Film review - The Croods
23rd April 2013
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Being a big fan of all past Dreamworks productions, I was excited when I saw their new venture ‘The Croods’ advertised a couple of months ago. As with films like Shrek and Madagascar, Dreamworks are well known for putting a clever adult twist on films which, on the surface, seem like another cartoon aimed at children. With this in mind I can say that this film certainly doesn’t disappoint, and there is humour along the way to suit all ages.

The Croods is based upon a family of the same name, that are living in a primitive pre-historic era labelled the ‘Croodacious’ period (a clever play on words!) Their life mostly consists of hunting for food (there are some hilarious chase scenes between the family and wild animals during the film), and spending time in their cave, much to the dismay of teenage daughter Eep, voiced by Emma Stone (known for Mean Girls and Mamma Mia.)

With protective parents, especially her Father Grug, and annoying siblings, Eep longs to explore the world outside the cave, and find something worth living for. After a near miss with a giant pre-historic wild cat, and a telling off from her Dad, Eep still sneaks off in the night to explore the land beyond the cave. On the way she meets Guy (Ryan Reynolds) who throughout the film becomes an inspirational leader for the family, love interest for Eep, and severe annoyance for Grug, who feels emasculated by Guy’s knowledge and innovative invention skills. While Guy is not from the future, he shows the family that there is life outside the cave, and that their primitive existence is holding them back from truly living.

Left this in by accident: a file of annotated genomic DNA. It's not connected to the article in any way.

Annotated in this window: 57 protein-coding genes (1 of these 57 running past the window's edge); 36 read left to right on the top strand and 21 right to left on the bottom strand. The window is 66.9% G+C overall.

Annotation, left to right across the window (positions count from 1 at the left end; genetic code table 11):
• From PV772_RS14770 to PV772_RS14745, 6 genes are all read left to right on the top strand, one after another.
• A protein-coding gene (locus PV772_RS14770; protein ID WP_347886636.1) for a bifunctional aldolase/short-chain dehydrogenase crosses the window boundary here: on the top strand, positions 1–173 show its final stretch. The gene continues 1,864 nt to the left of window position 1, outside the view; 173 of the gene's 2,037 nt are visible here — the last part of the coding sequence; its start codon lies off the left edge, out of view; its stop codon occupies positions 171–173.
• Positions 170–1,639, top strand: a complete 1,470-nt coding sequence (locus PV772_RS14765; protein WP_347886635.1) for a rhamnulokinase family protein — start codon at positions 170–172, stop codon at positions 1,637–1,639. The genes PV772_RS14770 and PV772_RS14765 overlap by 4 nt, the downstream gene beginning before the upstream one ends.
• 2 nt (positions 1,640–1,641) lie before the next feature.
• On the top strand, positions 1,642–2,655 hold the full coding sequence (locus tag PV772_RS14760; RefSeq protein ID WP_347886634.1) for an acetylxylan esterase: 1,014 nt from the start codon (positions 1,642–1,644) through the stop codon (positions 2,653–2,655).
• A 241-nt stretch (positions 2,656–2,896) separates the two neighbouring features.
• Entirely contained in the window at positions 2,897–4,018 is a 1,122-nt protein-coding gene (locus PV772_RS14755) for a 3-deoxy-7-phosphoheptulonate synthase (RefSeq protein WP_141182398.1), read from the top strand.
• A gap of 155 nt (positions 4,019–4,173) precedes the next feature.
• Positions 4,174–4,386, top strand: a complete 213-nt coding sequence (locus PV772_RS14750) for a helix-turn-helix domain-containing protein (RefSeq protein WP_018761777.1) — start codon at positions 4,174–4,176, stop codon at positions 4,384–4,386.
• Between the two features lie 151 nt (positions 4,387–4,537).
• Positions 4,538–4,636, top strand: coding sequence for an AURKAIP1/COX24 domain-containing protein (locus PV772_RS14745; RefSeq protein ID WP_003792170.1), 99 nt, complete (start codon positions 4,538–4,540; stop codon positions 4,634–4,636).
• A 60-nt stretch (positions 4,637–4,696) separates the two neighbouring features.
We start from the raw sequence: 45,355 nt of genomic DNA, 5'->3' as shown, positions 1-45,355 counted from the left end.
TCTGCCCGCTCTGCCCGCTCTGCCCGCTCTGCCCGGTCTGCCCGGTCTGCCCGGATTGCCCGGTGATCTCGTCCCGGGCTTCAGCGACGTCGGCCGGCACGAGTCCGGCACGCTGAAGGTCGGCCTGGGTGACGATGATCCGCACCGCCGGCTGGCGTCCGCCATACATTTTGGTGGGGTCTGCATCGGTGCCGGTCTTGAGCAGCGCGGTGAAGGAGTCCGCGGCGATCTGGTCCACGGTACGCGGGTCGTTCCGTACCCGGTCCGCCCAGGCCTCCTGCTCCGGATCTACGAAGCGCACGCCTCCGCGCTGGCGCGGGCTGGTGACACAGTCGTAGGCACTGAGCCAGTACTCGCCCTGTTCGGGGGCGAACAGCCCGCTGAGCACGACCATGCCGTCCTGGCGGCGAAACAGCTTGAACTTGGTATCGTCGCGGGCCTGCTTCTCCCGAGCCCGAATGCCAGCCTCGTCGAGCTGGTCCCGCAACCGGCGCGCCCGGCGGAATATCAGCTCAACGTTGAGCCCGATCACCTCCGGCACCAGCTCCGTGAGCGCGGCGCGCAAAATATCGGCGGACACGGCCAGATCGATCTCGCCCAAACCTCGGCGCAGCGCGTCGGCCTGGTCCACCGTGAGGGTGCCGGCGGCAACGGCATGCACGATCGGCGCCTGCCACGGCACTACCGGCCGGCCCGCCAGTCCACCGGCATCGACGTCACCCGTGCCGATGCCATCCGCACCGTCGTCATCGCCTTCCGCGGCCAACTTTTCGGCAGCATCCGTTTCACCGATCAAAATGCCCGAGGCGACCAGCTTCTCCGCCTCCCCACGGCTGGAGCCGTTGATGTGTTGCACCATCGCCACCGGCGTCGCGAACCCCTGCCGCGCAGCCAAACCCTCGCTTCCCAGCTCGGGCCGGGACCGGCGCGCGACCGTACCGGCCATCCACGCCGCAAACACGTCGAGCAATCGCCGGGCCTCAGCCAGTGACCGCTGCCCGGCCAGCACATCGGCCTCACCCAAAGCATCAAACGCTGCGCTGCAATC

After amazing the family by showing them how to make fire, Guy informs them that he is setting out on a journey to a pair of mountains which can be seen on the horizon. The reason for this is that the land as they know it (and the Crood’s cave) would soon be lost to severe earthquakes and volcanic eruptions. After these predictions from Guy begin to occur, both him and the family make a narrow escape into a new exotic land that lies just beyond the dusty, baron cliff faces that have been the Crood’s home for so long. Here they encounter many strange new creatures and landscapes, some dangerous (swarms of birds that could devour you in seconds), some adorable (a miniature mouse with an elephants face), and some hilarious (giant land whales).

While this adventure through new and daunting environments is exciting for Eep (as she grows ever closer with Guy), Grug feels increasingly uneasy about his lack of control over the situation, and inability to protect his family. As the film goes on, he realises that in order to become a better person, he must learn from Guy, and embrace the family’s new life outside the cave.

There are so many great moments throughout this film, some heart stopping and some heart warming, as the Croods grow closer and stronger as a family, and Eep finally finds the freedom and life she has yearned for for so long. With a combination of pre-historic puns and cute Croodacious critters, this film is a certainly a great watch for all the family, and for those (like me) that just love a good cartoon!

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